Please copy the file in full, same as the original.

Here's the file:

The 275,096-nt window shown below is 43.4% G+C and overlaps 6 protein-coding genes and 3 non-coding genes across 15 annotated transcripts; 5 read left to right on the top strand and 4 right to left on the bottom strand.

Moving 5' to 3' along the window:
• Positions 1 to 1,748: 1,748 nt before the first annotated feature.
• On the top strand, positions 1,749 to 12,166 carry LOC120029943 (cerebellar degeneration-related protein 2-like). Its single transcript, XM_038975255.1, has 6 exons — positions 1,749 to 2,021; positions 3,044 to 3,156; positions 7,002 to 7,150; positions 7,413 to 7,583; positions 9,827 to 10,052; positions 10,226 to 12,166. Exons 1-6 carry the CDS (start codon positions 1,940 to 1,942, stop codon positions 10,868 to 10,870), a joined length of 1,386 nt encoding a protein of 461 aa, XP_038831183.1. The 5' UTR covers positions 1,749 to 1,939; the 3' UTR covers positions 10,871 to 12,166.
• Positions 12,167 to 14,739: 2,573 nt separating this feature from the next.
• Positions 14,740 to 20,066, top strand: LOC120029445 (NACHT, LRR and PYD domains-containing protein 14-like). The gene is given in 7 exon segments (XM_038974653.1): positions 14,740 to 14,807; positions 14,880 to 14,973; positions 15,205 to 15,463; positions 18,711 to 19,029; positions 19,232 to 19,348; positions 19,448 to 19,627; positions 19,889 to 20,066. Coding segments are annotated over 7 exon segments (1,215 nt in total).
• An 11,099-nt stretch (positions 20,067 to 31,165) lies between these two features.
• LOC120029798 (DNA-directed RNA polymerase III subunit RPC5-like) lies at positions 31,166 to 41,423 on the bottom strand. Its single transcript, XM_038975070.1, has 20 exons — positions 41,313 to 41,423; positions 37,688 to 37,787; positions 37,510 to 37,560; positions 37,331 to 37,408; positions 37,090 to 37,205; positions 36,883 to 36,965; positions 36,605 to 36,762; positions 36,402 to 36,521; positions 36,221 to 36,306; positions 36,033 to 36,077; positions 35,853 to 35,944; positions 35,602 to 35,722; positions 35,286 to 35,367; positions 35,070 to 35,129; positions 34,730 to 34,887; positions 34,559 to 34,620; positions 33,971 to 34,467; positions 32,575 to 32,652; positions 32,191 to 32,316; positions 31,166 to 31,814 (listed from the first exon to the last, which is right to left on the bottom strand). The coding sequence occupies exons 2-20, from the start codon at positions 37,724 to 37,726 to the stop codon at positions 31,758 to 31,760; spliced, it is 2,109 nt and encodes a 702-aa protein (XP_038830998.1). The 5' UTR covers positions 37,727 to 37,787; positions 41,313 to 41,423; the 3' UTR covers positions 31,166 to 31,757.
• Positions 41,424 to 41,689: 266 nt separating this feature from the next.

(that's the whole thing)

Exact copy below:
The 275,096-nt window shown below is 43.4% G+C and overlaps 6 protein-coding genes and 3 non-coding genes across 15 annotated transcripts; 5 read left to right on the top strand and 4 right to left on the bottom strand.

Moving 5' to 3' along the window:
• Positions 1 to 1,748: 1,748 nt before the first annotated feature.
• On the top strand, positions 1,749 to 12,166 carry LOC120029943 (cerebellar degeneration-related protein 2-like). Its single transcript, XM_038975255.1, has 6 exons — positions 1,749 to 2,021; positions 3,044 to 3,156; positions 7,002 to 7,150; positions 7,413 to 7,583; positions 9,827 to 10,052; positions 10,226 to 12,166. Exons 1-6 carry the CDS (start codon positions 1,940 to 1,942, stop codon positions 10,868 to 10,870), a joined length of 1,386 nt encoding a protein of 461 aa, XP_038831183.1. The 5' UTR covers positions 1,749 to 1,939; the 3' UTR covers positions 10,871 to 12,166.
• Positions 12,167 to 14,739: 2,573 nt separating this feature from the next.
• Positions 14,740 to 20,066, top strand: LOC120029445 (NACHT, LRR and PYD domains-containing protein 14-like). The gene is given in 7 exon segments (XM_038974653.1): positions 14,740 to 14,807; positions 14,880 to 14,973; positions 15,205 to 15,463; positions 18,711 to 19,029; positions 19,232 to 19,348; positions 19,448 to 19,627; positions 19,889 to 20,066. Coding segments are annotated over 7 exon segments (1,215 nt in total).
• An 11,099-nt stretch (positions 20,067 to 31,165) lies between these two features.
• LOC120029798 (DNA-directed RNA polymerase III subunit RPC5-like) lies at positions 31,166 to 41,423 on the bottom strand. Its single transcript, XM_038975070.1, has 20 exons — positions 41,313 to 41,423; positions 37,688 to 37,787; positions 37,510 to 37,560; positions 37,331 to 37,408; positions 37,090 to 37,205; positions 36,883 to 36,965; positions 36,605 to 36,762; positions 36,402 to 36,521; positions 36,221 to 36,306; positions 36,033 to 36,077; positions 35,853 to 35,944; positions 35,602 to 35,722; positions 35,286 to 35,367; positions 35,070 to 35,129; positions 34,730 to 34,887; positions 34,559 to 34,620; positions 33,971 to 34,467; positions 32,575 to 32,652; positions 32,191 to 32,316; positions 31,166 to 31,814 (listed from the first exon to the last, which is right to left on the bottom strand). The coding sequence occupies exons 2-20, from the start codon at positions 37,724 to 37,726 to the stop codon at positions 31,758 to 31,760; spliced, it is 2,109 nt and encodes a 702-aa protein (XP_038830998.1). The 5' UTR covers positions 37,727 to 37,787; positions 41,313 to 41,423; the 3' UTR covers positions 31,166 to 31,757.
• Positions 41,424 to 41,689: 266 nt separating this feature from the next.